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NPS: Account Lockout

Updated: October 21, 2008

Applies To: Windows Server 2008, Windows Server 2008 R2

You can use remote access account lockout to specify how many times a network access authentication attempt fails against a valid user account before the user is denied access. Remote access account lockout is especially important for remote access virtual private network (VPN) connections over the Internet. An attacker on the Internet can attempt to access an organization intranet by sending credentials (valid user name, guessed password) during the VPN connection authentication process. During a dictionary attack, the attacker sends hundreds or thousands of credentials by using a list of passwords based on common words or phrases.

ImportantImportant
Remote access account lockout settings are universally applied to connection requests. When you configure remote access account lockout with a MaxDenials value other than 0, Network Policy Server (NPS) uses that lockout setting when evaluating connection requests from all Remote Authentication Dial-In User Service (RADIUS) clients regardless of type. This includes connection requests from 802.1X authenticating switches and wireless access points, Terminal Services Gateway (TS Gateway) servers, and Routing and Remote Access service (RRAS) servers configured as VPN and dial-up servers.

When remote access account lockout is enabled, a dictionary attack is thwarted after a specified number of failed attempts. As the network administrator, you must decide on two remote access account lockout variables:

  • The number of failed attempts before future attempts are denied.

    After each failed attempt, a failed attempts counter for the user account is incremented. If the user account’s failed attempts counter reaches the configured maximum, future attempts to connect are denied.

    A successful authentication resets the failed attempts counter when its value is less than the configured maximum. In other words, the failed attempts counter does not accumulate beyond a successful authentication.

  • The frequency with which the failed attempts counter is reset.

    The failed attempts counter is periodically reset to 0. If an account is locked out after the maximum number of failed attempts, the failed attempts counter is automatically reset to 0 after the reset time.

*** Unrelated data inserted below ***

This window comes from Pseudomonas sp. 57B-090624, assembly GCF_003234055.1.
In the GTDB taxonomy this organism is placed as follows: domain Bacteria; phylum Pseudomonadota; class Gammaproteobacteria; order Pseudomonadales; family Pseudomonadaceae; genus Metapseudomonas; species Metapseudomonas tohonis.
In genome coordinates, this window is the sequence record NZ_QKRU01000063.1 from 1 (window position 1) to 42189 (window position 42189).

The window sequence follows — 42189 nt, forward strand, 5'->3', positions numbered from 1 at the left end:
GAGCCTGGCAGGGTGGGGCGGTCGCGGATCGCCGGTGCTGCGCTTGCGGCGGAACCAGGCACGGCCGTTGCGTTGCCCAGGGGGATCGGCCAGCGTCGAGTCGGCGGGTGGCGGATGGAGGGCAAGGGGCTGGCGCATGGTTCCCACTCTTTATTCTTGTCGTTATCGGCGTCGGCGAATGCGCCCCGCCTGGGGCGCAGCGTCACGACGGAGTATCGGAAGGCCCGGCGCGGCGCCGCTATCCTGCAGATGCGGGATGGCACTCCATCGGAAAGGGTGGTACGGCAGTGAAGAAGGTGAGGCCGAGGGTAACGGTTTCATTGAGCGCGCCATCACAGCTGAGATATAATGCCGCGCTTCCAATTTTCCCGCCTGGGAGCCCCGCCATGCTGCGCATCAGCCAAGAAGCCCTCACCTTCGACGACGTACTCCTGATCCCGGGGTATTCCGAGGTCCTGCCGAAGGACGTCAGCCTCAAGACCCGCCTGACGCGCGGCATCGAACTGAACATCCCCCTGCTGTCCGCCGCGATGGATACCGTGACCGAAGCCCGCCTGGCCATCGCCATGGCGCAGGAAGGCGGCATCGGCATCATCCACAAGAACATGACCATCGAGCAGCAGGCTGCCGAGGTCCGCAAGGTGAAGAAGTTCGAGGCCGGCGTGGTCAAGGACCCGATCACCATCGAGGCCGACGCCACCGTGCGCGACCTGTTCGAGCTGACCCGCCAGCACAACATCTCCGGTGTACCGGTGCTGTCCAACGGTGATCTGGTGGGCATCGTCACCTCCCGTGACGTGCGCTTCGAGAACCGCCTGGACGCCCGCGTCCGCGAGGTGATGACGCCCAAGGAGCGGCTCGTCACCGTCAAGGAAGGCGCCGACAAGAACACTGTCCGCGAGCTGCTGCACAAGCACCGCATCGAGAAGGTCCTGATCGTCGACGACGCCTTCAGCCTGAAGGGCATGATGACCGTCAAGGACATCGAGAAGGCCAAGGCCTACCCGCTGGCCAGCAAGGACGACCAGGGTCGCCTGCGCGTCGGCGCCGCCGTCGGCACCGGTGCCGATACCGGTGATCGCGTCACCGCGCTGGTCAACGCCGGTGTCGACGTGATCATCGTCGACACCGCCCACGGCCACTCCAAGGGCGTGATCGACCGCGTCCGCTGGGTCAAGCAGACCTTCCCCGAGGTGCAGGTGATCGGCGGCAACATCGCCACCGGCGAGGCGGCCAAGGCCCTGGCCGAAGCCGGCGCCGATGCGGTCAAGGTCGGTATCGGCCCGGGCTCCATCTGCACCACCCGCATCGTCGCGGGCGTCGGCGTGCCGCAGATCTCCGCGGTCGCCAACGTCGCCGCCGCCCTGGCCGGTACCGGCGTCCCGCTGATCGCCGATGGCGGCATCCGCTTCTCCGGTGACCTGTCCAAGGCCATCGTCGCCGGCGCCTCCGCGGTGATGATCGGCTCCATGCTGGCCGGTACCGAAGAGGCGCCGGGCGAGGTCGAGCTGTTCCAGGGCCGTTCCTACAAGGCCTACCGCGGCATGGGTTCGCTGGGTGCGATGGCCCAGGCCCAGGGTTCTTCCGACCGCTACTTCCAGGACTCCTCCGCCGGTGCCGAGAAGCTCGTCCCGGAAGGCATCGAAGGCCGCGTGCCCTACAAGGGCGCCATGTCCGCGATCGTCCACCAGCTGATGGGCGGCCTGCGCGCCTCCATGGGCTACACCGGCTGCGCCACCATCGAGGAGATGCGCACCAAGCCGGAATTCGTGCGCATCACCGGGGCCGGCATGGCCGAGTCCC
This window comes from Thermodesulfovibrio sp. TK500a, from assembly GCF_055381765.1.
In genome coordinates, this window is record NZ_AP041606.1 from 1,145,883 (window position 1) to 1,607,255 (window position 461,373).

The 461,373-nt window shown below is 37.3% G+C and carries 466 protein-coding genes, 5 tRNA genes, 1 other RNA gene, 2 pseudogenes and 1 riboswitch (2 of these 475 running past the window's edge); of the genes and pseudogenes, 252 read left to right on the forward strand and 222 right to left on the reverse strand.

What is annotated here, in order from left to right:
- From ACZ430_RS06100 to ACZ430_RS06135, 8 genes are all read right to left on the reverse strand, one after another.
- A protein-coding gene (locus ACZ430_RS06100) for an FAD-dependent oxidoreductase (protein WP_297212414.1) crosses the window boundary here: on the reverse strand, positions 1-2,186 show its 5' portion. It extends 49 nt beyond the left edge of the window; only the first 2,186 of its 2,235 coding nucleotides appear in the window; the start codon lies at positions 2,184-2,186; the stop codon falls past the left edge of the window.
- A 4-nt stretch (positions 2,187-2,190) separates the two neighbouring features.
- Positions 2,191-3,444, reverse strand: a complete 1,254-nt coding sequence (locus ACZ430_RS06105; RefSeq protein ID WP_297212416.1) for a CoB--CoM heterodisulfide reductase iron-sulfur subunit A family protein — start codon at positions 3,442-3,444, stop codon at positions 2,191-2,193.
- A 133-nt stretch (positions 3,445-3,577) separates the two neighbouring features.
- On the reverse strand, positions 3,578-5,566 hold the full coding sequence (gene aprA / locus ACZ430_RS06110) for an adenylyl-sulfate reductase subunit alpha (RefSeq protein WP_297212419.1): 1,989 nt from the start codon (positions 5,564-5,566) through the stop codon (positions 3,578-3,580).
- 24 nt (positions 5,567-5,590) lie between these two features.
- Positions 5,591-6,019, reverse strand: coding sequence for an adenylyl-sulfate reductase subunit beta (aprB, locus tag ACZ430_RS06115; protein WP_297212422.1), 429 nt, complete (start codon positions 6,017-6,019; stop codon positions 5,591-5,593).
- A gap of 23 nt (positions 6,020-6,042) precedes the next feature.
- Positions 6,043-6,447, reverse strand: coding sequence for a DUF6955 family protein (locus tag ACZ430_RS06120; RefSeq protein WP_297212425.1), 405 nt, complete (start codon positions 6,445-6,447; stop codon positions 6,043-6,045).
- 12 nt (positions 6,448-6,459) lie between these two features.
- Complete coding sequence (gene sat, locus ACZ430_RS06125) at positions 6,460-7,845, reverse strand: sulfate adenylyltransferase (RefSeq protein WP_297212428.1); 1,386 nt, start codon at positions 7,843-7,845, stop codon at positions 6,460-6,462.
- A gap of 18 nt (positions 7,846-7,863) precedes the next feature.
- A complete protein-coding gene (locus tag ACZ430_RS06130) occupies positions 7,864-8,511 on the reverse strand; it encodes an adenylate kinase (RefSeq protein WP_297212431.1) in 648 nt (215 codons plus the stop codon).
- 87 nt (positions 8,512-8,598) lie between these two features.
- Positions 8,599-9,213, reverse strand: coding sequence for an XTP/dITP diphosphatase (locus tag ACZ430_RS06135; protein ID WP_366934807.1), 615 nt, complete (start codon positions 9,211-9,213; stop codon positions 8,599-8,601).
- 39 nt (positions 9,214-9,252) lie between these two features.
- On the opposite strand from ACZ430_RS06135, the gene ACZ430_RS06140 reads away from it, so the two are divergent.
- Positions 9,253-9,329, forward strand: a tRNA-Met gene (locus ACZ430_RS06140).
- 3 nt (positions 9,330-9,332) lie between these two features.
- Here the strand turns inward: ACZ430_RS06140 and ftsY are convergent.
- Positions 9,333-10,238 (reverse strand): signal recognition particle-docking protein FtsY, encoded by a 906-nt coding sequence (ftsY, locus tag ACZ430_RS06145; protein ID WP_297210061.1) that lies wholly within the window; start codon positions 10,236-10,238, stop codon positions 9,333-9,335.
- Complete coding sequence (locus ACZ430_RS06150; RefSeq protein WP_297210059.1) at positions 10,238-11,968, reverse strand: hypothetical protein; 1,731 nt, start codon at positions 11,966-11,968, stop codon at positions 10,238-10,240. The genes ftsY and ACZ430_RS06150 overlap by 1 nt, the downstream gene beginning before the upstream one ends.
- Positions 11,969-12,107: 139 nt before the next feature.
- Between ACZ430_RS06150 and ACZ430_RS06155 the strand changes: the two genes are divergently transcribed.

noteNote
If you’re using RRAS and the RRAS server is configured for Windows Authentication, modify the registry on the RRAS server. If the RRAS server is configured for RADIUS authentication, modify the registry on the NPS server.

Enable the remote access account lockout feature by changing the following settings in the registry on the computer that provides authentication services for connection requests.

Incorrectly editing the registry might severely damage your system. Before making changes to the registry, you should back up any valued data on the computer.

HKEY_LOCAL_MACHINE\System\CurrentControlSet\Services\RemoteAccess\Parameters

Set the MaxDenials entry in the registry to 1 or greater. MaxDenials is the maximum number of failed attempts before the account is locked out.

By default, MaxDenials is set to 0, which means that remote access account lockout is disabled.

Set the ResetTime (mins) entry in the registry to the required number of minutes.

By default, ResetTime (mins) is set to 0xb40, or 2,880 minutes (48 hours).

Delete the following registry entry that corresponds to the user’s account name:

HKEY_LOCAL_MACHINE\SYSTEM\CurrentControlSet\Services\RemoteAccess\Parameters\AccountLockout\domain name:user name

When the lockout count for a user account is reset to 0 due to either a successful authentication or an automatic reset, the registry subkey for the user account is deleted.

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